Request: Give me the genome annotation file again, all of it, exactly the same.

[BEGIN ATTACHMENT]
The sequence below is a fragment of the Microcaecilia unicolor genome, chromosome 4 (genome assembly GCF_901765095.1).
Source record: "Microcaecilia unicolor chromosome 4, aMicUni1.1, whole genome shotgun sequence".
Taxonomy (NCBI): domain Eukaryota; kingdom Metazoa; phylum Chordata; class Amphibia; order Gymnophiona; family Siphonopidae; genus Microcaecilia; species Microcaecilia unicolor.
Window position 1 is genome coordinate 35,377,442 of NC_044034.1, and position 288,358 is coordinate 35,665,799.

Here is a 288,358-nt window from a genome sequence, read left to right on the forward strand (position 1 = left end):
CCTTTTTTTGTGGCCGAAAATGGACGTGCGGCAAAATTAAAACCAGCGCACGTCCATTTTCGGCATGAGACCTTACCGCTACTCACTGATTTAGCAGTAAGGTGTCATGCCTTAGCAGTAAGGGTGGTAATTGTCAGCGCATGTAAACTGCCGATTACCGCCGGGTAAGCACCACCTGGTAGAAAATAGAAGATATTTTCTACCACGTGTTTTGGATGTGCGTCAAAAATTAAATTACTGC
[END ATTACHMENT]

The sequence below is a fragment of the Microcaecilia unicolor genome, chromosome 4 (genome assembly GCF_901765095.1).
Source record: "Microcaecilia unicolor chromosome 4, aMicUni1.1, whole genome shotgun sequence".
Taxonomy (NCBI): domain Eukaryota; kingdom Metazoa; phylum Chordata; class Amphibia; order Gymnophiona; family Siphonopidae; genus Microcaecilia; species Microcaecilia unicolor.
Window position 1 is genome coordinate 35,377,442 of NC_044034.1, and position 288,358 is coordinate 35,665,799.

Here is a 288,358-nt window from a genome sequence, read left to right on the forward strand (position 1 = left end):
CCTTTTTTTGTGGCCGAAAATGGACGTGCGGCAAAATTAAAACCAGCGCACGTCCATTTTCGGCATGAGACCTTACCGCTACTCACTGATTTAGCAGTAAGGTGTCATGCCTTAGCAGTAAGGGTGGTAATTGTCAGCGCATGTAAACTGCCGATTACCGCCGGGTAAGCACCACCTGGTAGAAAATAGAAGATATTTTCTACCACGTGTTTTGGATGTGCGTCAAAAATTAAATTACTGC